During magma crystallization, rubidium is concentrated together with its heavier analogue caesium in the liquid phase and crystallizes last.
Therefore, the largest deposits of rubidium and caesium are zone pegmatite ore bodies formed by this enrichment process.
Rubidium was discovered in 1861 by Robert Bunsen and Gustav Kirchhoff, in Heidelberg, Germany, in the mineral lepidolite through spectroscopy.
Because of the bright red lines in its emission spectrum, they chose a name derived from the Latin word rubidus, meaning "deep red". Both potassium and rubidium form insoluble salts with chloroplatinic acid, but those salts show a slight difference in solubility in hot water.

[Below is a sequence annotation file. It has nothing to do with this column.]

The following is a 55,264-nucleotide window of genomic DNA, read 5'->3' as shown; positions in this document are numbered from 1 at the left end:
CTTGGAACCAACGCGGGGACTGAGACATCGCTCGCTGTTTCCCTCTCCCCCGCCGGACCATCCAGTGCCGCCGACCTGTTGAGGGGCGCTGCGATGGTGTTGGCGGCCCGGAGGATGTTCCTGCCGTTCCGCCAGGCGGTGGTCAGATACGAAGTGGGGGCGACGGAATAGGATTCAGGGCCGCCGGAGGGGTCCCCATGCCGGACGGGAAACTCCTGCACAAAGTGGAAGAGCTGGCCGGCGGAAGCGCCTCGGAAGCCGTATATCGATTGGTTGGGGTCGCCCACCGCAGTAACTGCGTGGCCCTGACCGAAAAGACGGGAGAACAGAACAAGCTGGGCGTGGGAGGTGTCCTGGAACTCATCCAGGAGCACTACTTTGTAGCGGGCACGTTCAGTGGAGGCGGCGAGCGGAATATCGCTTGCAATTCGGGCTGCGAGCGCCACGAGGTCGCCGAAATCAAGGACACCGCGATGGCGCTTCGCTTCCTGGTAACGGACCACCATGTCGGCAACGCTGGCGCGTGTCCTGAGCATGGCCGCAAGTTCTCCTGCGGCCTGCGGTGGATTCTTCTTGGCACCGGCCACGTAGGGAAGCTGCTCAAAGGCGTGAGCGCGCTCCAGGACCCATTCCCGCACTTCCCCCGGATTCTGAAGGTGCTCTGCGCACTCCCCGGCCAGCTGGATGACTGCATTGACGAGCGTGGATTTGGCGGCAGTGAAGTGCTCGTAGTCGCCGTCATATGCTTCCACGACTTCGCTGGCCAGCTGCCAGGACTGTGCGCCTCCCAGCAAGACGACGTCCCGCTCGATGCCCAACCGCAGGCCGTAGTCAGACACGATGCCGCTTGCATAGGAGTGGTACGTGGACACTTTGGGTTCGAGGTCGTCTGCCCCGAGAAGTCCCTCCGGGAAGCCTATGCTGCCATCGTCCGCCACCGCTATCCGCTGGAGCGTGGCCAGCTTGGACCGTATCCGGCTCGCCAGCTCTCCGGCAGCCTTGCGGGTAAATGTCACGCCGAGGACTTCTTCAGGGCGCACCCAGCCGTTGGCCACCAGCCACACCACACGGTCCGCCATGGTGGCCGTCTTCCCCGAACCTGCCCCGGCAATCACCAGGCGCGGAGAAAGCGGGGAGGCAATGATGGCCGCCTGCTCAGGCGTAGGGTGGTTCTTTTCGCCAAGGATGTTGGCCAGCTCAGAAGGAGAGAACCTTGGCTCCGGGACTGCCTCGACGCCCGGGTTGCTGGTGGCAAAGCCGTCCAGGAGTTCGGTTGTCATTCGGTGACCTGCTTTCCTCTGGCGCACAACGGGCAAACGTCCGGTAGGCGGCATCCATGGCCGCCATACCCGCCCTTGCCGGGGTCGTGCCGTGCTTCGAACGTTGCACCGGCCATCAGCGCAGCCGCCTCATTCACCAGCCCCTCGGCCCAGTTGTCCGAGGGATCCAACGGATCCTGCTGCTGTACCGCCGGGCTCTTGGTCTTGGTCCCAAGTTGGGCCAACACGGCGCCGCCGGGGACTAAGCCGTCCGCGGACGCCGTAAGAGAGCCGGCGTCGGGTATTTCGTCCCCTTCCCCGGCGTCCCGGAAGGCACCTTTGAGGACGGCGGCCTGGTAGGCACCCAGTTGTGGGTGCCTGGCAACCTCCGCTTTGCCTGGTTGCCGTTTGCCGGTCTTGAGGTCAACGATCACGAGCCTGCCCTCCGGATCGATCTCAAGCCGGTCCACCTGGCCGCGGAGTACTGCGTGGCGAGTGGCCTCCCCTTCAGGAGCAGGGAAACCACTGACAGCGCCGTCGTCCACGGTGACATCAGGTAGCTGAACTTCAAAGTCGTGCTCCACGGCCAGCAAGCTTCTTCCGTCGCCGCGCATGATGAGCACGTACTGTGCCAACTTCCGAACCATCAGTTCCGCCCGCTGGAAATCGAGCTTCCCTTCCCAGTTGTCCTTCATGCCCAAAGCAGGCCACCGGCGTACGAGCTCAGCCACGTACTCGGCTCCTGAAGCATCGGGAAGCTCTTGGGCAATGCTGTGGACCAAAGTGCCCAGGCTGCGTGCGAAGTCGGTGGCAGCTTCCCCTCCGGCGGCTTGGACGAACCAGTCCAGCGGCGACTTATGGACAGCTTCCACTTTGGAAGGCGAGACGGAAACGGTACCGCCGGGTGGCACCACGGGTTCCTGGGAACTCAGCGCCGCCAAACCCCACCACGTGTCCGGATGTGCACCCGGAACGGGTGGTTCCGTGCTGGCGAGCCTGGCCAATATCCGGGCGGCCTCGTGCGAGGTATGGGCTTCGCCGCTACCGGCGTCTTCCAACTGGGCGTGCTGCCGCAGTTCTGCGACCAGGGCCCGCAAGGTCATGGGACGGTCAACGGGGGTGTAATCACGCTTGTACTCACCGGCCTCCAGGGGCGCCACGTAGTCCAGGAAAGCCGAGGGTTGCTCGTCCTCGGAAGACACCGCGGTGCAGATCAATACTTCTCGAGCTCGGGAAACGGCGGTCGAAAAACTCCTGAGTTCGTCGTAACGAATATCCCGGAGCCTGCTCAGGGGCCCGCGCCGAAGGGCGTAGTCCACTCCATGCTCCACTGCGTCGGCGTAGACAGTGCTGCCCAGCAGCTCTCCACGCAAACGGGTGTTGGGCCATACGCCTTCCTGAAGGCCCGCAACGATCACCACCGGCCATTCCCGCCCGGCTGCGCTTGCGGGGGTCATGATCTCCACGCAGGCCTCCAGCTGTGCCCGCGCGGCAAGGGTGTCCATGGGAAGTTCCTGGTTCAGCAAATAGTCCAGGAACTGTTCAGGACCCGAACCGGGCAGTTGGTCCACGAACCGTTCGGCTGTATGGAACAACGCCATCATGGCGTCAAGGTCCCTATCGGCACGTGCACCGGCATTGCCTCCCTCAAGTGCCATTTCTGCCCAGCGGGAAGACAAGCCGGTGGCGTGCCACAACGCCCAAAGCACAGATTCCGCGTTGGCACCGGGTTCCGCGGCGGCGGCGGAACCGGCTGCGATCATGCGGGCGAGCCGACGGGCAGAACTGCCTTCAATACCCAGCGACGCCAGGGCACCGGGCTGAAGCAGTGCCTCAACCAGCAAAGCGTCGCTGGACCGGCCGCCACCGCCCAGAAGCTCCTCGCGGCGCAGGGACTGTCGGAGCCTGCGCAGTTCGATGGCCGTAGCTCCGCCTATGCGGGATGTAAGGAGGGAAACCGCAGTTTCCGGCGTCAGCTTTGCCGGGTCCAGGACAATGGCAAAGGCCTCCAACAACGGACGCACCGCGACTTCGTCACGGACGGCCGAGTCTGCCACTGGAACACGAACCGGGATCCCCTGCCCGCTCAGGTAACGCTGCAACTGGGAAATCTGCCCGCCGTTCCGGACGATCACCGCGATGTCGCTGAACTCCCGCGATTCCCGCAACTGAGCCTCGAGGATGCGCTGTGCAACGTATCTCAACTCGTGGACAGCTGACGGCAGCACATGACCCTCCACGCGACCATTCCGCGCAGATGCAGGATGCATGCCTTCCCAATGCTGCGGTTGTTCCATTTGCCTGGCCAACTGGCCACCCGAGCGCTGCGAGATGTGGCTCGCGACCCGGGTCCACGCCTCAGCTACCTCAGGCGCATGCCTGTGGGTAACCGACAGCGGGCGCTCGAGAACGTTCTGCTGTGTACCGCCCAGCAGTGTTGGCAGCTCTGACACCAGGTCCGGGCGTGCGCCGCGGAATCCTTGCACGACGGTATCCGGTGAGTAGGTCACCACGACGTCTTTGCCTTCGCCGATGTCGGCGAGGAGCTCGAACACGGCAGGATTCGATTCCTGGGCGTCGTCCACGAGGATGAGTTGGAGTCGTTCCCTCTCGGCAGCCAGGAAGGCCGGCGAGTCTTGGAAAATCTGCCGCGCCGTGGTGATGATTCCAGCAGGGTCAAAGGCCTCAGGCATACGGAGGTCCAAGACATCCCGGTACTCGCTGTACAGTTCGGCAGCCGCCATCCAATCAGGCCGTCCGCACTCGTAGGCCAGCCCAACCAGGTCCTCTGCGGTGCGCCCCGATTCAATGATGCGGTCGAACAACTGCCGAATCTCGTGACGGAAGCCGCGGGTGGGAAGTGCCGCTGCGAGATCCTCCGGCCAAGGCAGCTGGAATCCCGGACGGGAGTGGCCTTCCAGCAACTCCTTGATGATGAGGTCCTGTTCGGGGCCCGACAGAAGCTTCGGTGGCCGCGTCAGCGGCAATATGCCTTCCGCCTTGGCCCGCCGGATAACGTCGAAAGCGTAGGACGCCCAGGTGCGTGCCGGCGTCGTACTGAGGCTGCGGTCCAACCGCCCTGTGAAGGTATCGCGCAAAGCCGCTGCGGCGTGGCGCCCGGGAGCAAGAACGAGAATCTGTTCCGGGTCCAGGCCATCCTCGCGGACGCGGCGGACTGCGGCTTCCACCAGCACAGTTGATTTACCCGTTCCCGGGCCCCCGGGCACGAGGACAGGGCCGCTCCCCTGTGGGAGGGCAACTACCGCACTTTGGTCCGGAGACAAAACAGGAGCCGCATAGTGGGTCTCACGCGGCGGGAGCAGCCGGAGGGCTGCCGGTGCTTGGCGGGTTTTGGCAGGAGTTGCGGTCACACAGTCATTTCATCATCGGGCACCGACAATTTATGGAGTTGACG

Although rubidium is more abundant in Earth's crust than caesium, the limited applications and the lack of a mineral rich in rubidium limits the production of rubidium compounds to 2 to 4 tonnes per year.Hence, the Rb/Sr ratio in residual magma may increase over time, and the progressing differentiation results in rocks with elevated Rb/Sr ratios.The highest ratios (10 or more) occur in pegmatites.Rubidium has also been reported to ignite spontaneously in air.Rubidium chloride (Rb Cl) is probably the most used rubidium compound: among several other chlorides, it is used to induce living cells to take up DNA; it is also used as a biomarker, because in nature, it is found only in small quantities in living organisms and when present, replaces potassium.Rubidium is a chemical element with symbol Rb and atomic number 37.Rubidium is a soft, silvery-white metallic element of the alkali metal group, with a standard atomic weight of 85.4678.Elemental rubidium is highly reactive, with properties similar to those of other alkali metals, including rapid oxidation in air.On Earth, natural rubidium comprises two isotopes: 72% is the stable isotope, Rb, with a half-life of 49 billion years—more than three times longer than the estimated age of the universe.However, rubidium ions have the same charge as potassium ions, and are actively taken up and treated by animal cells in similar ways.It is the second most electropositive of the non-radioactive alkali metals and melts at a temperature of 39.3 °C (102.7 °F).